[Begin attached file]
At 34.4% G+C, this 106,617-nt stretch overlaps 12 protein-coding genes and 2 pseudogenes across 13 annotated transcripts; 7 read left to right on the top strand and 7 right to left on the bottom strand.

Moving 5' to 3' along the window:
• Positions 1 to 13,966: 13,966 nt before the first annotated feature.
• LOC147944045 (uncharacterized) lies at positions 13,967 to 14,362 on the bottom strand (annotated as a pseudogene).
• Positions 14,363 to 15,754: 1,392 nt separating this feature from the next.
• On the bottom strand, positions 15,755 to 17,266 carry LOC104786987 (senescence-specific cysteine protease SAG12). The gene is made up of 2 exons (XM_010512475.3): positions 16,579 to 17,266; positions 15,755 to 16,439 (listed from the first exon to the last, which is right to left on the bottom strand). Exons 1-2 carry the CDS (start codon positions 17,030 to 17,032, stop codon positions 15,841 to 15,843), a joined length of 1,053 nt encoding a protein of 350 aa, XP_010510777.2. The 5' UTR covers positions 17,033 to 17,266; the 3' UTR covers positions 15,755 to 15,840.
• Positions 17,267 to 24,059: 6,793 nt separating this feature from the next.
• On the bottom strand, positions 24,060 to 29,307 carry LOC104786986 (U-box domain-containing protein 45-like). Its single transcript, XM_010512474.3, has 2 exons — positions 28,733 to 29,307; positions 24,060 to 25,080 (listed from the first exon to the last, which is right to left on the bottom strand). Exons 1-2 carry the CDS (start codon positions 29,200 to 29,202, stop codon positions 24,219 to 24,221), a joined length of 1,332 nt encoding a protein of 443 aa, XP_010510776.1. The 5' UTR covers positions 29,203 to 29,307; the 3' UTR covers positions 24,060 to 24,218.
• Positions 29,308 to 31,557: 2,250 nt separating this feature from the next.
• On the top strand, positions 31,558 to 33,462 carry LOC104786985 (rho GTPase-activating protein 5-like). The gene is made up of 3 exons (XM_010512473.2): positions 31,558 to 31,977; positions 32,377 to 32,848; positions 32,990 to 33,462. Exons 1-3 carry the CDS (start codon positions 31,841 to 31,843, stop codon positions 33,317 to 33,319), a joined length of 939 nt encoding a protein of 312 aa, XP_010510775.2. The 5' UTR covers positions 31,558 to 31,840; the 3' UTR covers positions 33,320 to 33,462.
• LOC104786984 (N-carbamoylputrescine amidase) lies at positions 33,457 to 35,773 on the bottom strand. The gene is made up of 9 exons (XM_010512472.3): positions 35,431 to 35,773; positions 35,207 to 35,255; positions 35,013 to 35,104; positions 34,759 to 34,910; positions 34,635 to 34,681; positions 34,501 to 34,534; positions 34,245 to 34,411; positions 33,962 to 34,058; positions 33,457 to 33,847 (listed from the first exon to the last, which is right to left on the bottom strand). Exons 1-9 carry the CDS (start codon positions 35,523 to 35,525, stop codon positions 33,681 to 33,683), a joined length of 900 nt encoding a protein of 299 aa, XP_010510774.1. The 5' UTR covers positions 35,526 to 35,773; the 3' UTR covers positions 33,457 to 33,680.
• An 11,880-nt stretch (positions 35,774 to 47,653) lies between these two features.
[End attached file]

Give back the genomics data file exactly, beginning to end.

At 34.4% G+C, this 106,617-nt stretch overlaps 12 protein-coding genes and 2 pseudogenes across 13 annotated transcripts; 7 read left to right on the top strand and 7 right to left on the bottom strand.

Moving 5' to 3' along the window:
• Positions 1 to 13,966: 13,966 nt before the first annotated feature.
• LOC147944045 (uncharacterized) lies at positions 13,967 to 14,362 on the bottom strand (annotated as a pseudogene).
• Positions 14,363 to 15,754: 1,392 nt separating this feature from the next.
• On the bottom strand, positions 15,755 to 17,266 carry LOC104786987 (senescence-specific cysteine protease SAG12). The gene is made up of 2 exons (XM_010512475.3): positions 16,579 to 17,266; positions 15,755 to 16,439 (listed from the first exon to the last, which is right to left on the bottom strand). Exons 1-2 carry the CDS (start codon positions 17,030 to 17,032, stop codon positions 15,841 to 15,843), a joined length of 1,053 nt encoding a protein of 350 aa, XP_010510777.2. The 5' UTR covers positions 17,033 to 17,266; the 3' UTR covers positions 15,755 to 15,840.
• Positions 17,267 to 24,059: 6,793 nt separating this feature from the next.
• On the bottom strand, positions 24,060 to 29,307 carry LOC104786986 (U-box domain-containing protein 45-like). Its single transcript, XM_010512474.3, has 2 exons — positions 28,733 to 29,307; positions 24,060 to 25,080 (listed from the first exon to the last, which is right to left on the bottom strand). Exons 1-2 carry the CDS (start codon positions 29,200 to 29,202, stop codon positions 24,219 to 24,221), a joined length of 1,332 nt encoding a protein of 443 aa, XP_010510776.1. The 5' UTR covers positions 29,203 to 29,307; the 3' UTR covers positions 24,060 to 24,218.
• Positions 29,308 to 31,557: 2,250 nt separating this feature from the next.
• On the top strand, positions 31,558 to 33,462 carry LOC104786985 (rho GTPase-activating protein 5-like). The gene is made up of 3 exons (XM_010512473.2): positions 31,558 to 31,977; positions 32,377 to 32,848; positions 32,990 to 33,462. Exons 1-3 carry the CDS (start codon positions 31,841 to 31,843, stop codon positions 33,317 to 33,319), a joined length of 939 nt encoding a protein of 312 aa, XP_010510775.2. The 5' UTR covers positions 31,558 to 31,840; the 3' UTR covers positions 33,320 to 33,462.
• LOC104786984 (N-carbamoylputrescine amidase) lies at positions 33,457 to 35,773 on the bottom strand. The gene is made up of 9 exons (XM_010512472.3): positions 35,431 to 35,773; positions 35,207 to 35,255; positions 35,013 to 35,104; positions 34,759 to 34,910; positions 34,635 to 34,681; positions 34,501 to 34,534; positions 34,245 to 34,411; positions 33,962 to 34,058; positions 33,457 to 33,847 (listed from the first exon to the last, which is right to left on the bottom strand). Exons 1-9 carry the CDS (start codon positions 35,523 to 35,525, stop codon positions 33,681 to 33,683), a joined length of 900 nt encoding a protein of 299 aa, XP_010510774.1. The 5' UTR covers positions 35,526 to 35,773; the 3' UTR covers positions 33,457 to 33,680.
• An 11,880-nt stretch (positions 35,774 to 47,653) lies between these two features.